Lesson 25.1 – Select a random monster at a location

A reader asked how to have several different monsters that could be at a location – and randomly select one when the player moves to that location.

This is a little complex, so I created this lesson, to show how.


Planning the change

Currently, the Location class has a MonsterLivingHere property, which holds a single Monster object (or nothing, if there isn’t a monster at that location).

We use that property in the World class, to set the monster at a location. We also use it in the UI code, to detect if there is a monster at the location – so we can hide, or show, the combat buttons. And, we use it to instantiate a new monster to fight – using the NewInstanceOfMonsterLivingHere function.


To allow different possible monsters, we need to change the PopulateLocation function in the World class, to let us add multiple monsters to a list, along with the percentage chance for them to appear at the location.

Then, in the UI, instead of checking that single Monster property, we need to check if there are any monsters in the Location’s monster list.

Finally, we need to change the NewInstanceOfMonsterLivingHere function to get a random monster from the list, when it creates the Monster object for the Player to fight.


Making the changes

Step 1: Change Location.cs


We add a new private variable (_monstersAtLocation) that is a SortedList.

A SortedList is like a List, but lets you store two values per entry. These can be any types of values: strings, integers, your custom classes, etc.

For this SortedList, we will want to hold two integer values.

The first value is the “key”. You cannot have two items with the same key. The keys will be populated with the monster ID. So, we cannot add an entry to the SortedList that has the same key value (Monster ID) as an entry already in the SortedList.

The second value is the “value”. This is where we will store the percentage chance that this monster appears, when the Player moves to the Location.


To populate the SortedList, we add the “AddMonster” function.

This checks if the key (Monster ID) already exists in the SortedList, using the ContainsKey function. If the SortedList already has an entry with that key, it will replace the value for that entry with the new value. If there is no entry with the passed key, the function will add this entry to the variable.


Next, we add a new HasAMonster property, that checks if there are any entries in the _monstersAtLocation variable.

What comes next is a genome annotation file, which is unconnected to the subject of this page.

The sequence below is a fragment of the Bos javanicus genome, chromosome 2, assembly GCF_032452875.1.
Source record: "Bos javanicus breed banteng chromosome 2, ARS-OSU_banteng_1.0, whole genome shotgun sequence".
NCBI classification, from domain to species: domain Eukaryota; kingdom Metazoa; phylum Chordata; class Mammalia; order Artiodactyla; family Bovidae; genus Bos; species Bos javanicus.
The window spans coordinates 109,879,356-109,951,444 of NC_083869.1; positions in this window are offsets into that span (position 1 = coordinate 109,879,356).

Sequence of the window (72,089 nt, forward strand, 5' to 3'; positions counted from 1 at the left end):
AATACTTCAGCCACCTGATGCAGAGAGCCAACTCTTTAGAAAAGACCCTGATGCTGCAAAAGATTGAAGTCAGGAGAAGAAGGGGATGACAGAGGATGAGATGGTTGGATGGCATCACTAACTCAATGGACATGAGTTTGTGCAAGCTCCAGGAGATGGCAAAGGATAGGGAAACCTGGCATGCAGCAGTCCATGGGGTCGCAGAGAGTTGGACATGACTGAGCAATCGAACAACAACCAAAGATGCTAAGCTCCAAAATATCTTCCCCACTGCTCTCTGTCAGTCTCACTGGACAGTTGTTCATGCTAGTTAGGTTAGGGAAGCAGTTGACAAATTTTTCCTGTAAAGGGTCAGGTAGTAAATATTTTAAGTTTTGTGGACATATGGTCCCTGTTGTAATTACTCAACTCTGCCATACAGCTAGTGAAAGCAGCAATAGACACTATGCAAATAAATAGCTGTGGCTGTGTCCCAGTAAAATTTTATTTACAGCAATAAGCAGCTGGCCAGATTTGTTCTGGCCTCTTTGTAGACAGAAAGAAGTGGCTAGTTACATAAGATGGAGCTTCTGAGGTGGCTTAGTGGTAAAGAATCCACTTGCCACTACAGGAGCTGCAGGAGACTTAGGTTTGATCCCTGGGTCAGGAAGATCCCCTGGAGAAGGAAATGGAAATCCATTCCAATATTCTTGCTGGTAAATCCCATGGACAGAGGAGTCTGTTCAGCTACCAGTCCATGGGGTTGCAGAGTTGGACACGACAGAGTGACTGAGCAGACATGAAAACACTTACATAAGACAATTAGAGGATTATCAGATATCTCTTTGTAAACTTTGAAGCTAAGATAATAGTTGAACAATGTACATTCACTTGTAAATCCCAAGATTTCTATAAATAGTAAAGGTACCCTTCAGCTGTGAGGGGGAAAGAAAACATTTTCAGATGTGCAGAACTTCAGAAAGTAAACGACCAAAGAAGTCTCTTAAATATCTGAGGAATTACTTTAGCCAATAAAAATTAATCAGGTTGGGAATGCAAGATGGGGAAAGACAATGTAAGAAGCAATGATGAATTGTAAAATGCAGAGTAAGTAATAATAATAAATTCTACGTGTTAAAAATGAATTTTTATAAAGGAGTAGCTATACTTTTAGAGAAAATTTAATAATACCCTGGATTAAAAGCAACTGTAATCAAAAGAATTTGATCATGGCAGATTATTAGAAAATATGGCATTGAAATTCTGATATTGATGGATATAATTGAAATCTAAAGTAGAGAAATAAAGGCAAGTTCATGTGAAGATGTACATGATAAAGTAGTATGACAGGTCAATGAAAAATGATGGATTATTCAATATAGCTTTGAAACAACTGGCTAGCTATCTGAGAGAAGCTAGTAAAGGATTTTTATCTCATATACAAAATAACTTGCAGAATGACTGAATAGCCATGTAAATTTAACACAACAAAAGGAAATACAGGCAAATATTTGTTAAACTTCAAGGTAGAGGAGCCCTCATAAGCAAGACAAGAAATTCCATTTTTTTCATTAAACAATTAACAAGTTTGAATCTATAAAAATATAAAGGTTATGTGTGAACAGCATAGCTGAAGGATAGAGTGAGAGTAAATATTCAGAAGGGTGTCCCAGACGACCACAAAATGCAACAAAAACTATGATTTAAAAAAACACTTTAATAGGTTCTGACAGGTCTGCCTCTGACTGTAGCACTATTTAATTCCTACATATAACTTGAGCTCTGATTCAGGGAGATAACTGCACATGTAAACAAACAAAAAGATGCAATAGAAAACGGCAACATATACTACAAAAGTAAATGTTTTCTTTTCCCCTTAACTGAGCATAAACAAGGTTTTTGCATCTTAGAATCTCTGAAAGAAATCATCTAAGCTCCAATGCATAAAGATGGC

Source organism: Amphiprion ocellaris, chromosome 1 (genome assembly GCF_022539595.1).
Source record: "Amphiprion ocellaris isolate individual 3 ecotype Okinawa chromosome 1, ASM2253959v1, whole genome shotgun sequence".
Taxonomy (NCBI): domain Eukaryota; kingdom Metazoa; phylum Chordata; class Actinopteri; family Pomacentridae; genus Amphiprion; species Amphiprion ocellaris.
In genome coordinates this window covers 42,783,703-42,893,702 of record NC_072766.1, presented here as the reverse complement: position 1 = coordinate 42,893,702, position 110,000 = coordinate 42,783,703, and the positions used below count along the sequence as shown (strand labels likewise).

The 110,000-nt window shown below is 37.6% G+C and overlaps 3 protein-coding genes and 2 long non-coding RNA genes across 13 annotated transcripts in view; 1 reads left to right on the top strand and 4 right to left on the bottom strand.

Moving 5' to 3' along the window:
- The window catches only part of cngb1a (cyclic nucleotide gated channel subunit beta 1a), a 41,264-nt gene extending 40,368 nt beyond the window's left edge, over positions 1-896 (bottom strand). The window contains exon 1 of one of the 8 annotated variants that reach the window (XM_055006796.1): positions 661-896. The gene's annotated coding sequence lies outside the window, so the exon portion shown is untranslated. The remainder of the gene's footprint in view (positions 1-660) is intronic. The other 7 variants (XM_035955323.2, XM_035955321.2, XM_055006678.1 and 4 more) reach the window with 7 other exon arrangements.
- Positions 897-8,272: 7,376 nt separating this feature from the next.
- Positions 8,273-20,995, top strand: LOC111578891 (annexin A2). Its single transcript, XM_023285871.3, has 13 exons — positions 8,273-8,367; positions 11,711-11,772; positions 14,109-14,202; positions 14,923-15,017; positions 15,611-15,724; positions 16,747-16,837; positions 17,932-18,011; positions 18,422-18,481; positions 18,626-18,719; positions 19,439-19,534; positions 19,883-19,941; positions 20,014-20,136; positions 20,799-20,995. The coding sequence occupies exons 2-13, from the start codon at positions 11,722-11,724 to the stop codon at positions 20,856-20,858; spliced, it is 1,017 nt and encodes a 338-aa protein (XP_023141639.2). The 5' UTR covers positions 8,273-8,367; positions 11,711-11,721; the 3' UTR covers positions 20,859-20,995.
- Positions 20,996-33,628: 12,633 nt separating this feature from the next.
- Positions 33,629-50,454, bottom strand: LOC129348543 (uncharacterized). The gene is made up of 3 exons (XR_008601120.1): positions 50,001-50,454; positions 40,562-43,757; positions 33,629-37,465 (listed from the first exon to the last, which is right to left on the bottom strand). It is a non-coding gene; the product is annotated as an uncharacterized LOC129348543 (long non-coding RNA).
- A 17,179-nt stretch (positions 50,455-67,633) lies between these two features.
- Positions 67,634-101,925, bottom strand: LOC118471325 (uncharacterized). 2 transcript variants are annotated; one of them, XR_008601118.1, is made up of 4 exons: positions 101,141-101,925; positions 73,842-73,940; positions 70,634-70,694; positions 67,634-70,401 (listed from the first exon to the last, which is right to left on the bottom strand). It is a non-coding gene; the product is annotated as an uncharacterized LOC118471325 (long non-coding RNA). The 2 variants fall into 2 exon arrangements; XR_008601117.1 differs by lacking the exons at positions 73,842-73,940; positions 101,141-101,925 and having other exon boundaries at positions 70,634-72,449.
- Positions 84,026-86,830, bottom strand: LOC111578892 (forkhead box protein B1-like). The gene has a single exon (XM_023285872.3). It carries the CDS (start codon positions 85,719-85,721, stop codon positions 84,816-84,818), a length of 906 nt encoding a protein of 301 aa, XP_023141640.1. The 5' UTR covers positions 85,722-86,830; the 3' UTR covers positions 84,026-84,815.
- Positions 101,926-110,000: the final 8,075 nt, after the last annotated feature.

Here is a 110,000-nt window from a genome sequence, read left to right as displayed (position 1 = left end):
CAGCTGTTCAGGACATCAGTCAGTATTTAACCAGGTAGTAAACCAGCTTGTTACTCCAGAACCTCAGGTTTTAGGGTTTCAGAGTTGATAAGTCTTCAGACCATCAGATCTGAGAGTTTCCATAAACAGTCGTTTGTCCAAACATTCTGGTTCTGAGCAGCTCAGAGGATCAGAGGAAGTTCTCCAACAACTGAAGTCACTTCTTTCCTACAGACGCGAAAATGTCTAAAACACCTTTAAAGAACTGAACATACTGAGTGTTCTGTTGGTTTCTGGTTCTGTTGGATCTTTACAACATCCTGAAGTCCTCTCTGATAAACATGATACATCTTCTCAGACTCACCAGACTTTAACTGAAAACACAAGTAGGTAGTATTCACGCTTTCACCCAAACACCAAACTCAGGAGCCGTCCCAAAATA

Before, when we wanted to check if there was a monster at a location, we used “MonsterLivingHere != null”. Since we’re replacing the MonsterLivingHere property with the new logic, we need a new way to check for monsters at a location.


The third step is to change the NewInstanceOfMonsterLivingHere function. Now, we need to randomly select one of the possible monsters, from the _monstersAtLocation variable, and create an instance of it.

This code sums all the percentages, and selects a random number that is less than, or equal to, that sum. This way, the function can handle situations when the total percentages do not equal 100.

Then, it loops through the list of possible monsters – adding the monster’s percentage chance of appearing to a running total variable.

If the random number is less than the running total, the function returns the monster. If not, it loops to the next monster in the list.


Finally, we can remove the MonsterLivingHere property – and its parameter in the constructor.



Step 2: Change World.cs


We were setting the location’s MonsterLivingHere property in the PopulateMonsters function. Now, we need to change it to use the new AddMonster function.

To set the monsters at a location, pass in the monster ID and the percentage chance it will be selected.

If you wanted rats to appear in the farmersField 20% of the time, and snakes the other 80%, your code could look like this:


farmersField.AddMonster(MONSTER_ID_RAT, 20);

farmersField.AddMonster(MONSTER_ID_SNAKE, 80);


STEP 3: Update the code that was using the MonsterLivingHere property.


There were three other classes that used the MonsterLivingHere property. We need to change them, to use the new property.



Inside the SetTheCurrentMonsterForTheCurrentLocation function (line 385), change this line: